Sudan’s ousted Prime Minister Abdalla Hamdok called for the reinstatement of his government on Monday, after it was dissolved in a military coup on October 25. Speaking from his home where he is being held by the new military regime under house arrest, Hamdok said that his resumption of executive powers could pave the way to resolving a growing political crisis.
The statement followed talks between Hamdok and UN special representative to Sudan Volker Perthes on Sunday in an effort to chart a path out of the crisis.
Following the meeting, Perthes said that national and international mediation efforts were underway to broker a power-sharing agreement to settle the impasse “within the next couple of days.”
“Many of the interlocutors we are speaking with in Khartoum, but also internationally and regionally, are expressing a strong desire that we move forward quickly to get out of the crisis and return to the steps of normalcy, to the steps of political transition, as we viewed it before 25 October, on the basis of the Constitutional Declaration,” he said.
Politicians involved in the mediation efforts say the main compromise on the table is a proposal for Hamdok to resume full executive powers and appoint a cabinet of technocrats, according to Reuters. Under the proposal, which is being presented and considered by all sides, the 14-member Sovereign Council would be replaced with a three-person honorary council, Reuters says.
Tens of thousands of people took to the streets on Saturday across ten Sudan cities in the largest pro-democracy protest since the coup. Responding to reports of lethal military crackdowns on protesters as they barricaded the streets of Khartoum, UN Secretary General Antonio Guterres urged military leaders to reverse the takeover and restore the constitutional order.
“Time to go back to the legitimate constitutional arrangements. Reports of violence are alarming and perpetrators must be brought to justice,” he tweeted on Sunday.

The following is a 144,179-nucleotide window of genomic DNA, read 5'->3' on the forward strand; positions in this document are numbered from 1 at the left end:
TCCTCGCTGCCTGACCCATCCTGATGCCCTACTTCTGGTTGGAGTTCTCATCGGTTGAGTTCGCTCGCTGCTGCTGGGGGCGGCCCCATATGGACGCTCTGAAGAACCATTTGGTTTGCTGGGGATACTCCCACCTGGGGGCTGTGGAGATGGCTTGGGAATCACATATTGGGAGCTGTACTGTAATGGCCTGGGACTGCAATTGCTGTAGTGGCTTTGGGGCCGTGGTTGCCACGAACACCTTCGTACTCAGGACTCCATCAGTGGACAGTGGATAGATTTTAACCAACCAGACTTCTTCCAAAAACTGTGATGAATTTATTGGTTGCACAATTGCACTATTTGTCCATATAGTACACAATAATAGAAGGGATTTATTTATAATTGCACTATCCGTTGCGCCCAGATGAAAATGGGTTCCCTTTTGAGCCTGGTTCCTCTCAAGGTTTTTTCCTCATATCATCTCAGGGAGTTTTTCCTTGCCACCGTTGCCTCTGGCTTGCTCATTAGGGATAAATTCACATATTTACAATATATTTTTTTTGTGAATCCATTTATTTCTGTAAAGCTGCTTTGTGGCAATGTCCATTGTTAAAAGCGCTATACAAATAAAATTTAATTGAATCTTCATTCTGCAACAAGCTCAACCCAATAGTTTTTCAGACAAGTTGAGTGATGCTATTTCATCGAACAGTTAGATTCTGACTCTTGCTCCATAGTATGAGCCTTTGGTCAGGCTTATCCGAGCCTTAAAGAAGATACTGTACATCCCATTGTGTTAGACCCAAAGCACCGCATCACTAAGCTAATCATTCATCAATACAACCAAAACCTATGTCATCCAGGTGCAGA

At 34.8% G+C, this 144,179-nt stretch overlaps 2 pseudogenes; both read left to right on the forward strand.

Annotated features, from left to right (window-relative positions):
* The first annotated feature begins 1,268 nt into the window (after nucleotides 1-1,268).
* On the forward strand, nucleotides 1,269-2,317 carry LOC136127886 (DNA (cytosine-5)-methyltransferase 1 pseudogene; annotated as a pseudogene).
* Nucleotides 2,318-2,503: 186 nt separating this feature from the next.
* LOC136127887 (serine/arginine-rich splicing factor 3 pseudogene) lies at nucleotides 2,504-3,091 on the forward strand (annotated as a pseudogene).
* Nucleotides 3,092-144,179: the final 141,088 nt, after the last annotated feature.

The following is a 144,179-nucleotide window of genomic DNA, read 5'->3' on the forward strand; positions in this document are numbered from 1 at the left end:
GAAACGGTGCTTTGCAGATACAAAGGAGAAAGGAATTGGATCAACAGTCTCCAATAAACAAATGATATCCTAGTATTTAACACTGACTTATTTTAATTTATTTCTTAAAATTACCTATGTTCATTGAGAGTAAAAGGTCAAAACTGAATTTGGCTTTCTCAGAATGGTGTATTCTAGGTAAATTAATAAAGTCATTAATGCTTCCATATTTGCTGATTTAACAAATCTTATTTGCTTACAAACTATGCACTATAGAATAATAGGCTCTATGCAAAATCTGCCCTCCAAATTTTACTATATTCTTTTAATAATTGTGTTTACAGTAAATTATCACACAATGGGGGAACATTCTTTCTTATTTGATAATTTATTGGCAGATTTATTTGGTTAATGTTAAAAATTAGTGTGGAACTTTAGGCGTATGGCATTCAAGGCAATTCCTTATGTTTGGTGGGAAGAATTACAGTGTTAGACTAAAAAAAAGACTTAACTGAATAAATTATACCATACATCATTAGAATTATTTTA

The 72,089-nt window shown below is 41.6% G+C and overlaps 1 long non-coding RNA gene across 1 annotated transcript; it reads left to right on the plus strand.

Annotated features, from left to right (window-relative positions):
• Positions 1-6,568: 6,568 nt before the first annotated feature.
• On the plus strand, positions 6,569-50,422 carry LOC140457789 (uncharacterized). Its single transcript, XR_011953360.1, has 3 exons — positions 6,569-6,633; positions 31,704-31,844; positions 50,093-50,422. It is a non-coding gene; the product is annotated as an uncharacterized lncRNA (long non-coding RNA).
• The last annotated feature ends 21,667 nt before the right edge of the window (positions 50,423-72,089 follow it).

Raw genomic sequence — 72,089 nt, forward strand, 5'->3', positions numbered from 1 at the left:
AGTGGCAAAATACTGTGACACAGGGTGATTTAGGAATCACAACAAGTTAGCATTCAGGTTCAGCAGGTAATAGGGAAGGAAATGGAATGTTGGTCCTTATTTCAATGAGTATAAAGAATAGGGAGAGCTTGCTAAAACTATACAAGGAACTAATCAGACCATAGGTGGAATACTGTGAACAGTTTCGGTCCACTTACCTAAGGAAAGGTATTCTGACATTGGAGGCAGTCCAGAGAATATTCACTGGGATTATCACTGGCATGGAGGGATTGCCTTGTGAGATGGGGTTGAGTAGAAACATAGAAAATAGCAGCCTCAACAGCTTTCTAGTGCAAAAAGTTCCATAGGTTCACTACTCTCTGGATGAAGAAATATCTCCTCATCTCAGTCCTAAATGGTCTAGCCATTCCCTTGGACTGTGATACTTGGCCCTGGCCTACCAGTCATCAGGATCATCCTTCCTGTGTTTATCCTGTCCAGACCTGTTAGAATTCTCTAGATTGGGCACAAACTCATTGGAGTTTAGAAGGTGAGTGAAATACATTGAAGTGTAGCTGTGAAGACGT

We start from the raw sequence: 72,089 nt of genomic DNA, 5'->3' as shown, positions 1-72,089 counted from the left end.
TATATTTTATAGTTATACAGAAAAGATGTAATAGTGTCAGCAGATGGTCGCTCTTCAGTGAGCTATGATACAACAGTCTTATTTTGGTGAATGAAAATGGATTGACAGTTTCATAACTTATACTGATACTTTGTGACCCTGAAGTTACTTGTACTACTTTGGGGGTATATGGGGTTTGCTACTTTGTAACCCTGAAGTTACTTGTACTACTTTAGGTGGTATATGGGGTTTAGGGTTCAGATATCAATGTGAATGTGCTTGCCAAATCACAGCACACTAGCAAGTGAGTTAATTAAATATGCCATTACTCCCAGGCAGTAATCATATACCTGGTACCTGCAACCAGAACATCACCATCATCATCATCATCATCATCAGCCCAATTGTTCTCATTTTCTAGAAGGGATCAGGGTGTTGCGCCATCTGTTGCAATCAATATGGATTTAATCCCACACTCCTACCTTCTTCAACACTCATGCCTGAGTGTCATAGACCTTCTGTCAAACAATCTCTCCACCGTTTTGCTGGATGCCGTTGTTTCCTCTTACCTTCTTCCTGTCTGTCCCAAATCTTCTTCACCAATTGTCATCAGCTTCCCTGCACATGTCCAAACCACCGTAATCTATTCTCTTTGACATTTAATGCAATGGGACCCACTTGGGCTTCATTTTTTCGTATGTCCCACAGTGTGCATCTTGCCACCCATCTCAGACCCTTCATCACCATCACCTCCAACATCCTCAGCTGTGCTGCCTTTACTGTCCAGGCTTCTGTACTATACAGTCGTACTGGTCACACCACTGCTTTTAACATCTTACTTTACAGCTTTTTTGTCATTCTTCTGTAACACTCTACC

The move came as military officers seized control of the government on 25 October, arresting key government officials and dissolving the government.
The latest events could derail hard-won economic gains as painful reforms and multilateral loans bring the country back into the global financial system after decades of isolation under former dictator Omar al-Bashir.
“Beyond development aid cuts, the military coup (even if reversed) profoundly impacts Sudan’s economy; recent growing investor and trade interest in Africa’s third largest country, just freed from sanctions, is now dashed and will have a short half-life until civilian-led rule restored,” says William Carter, Sudan country director at the Norwegian Refugee Council.
In June, the country concluded a 12 month IMF programme with a decision by the fund to provide comprehensive debt relief that will be vital in returning stability to the country at a crucial moment in its democratic transition, experts say.
“I am greatly concerned by recent events and their negative impact on the country’s social and economic development,” Malpass said.
“Sudan was embarking on an ambitious package of economic reforms, which paved the way for the country’s arrears clearance as it became eligible for debt relief under the HIPC initiative.”
At a Paris summit in May, Sudan cleared the final hurdle to securing much-needed relief through the IMF-World Bank Highly Indebted Poor Countries (HIPC) initiative, as IMF member countries pledged $1.4bn bridge loans to clear Khartoum’s arrears to the fund.
The US also froze $700m in emergency assistance on 25 October as news of the military takeover broke.
The economic support, earmarked last year to aid Sudan’s democratic transition, would be put on hold, State Department spokesperson Ned Price told reporters. None of the funding has so far been released to the government of Sudan.
The aid cuts, which include $2bn earmarked for Sudan’s recovery from the World Bank, are “painful,” says Patrick Heinisch, an economic researcher at German-based commercial bank Helaba.
“Grants were expected to provide almost one-third of revenue in 2021/2022. Can Gulf allies compensate the shortfall? [It] would be ironic. They were not among the top transition financiers so far.”
At a foreign donor conference in Berlin in June, nations pledged $1.8bn to rebuild the Sudan’s economy. The biggest benefactors were the European Union, who pledged pledged $350.13m, and the US $356.2m. Saudi Arabia promised $10m and the United Arab Emirates $50m.
Sudan’s coup leader. General Abdel Fatah al-Burhan met with Saudi Arabia’s ambassador to Khartoum, Ali Bin Hasan Jaafar, in the capital on Wednesday for crisis talks, the country’s armed forces Facebook page said.
The latest coup derails efforts by Sudan’s military-civilian coalition government to turn the economy around after decades of isolation from global markets.
The country’s removal from the US state sponsors of terrorism list in December set in motion the country’s reintegration into the global economy after the ousting of then- president Bashir in a 2019 popular uprising. But the country is still contending with $60bn in foreign debt.
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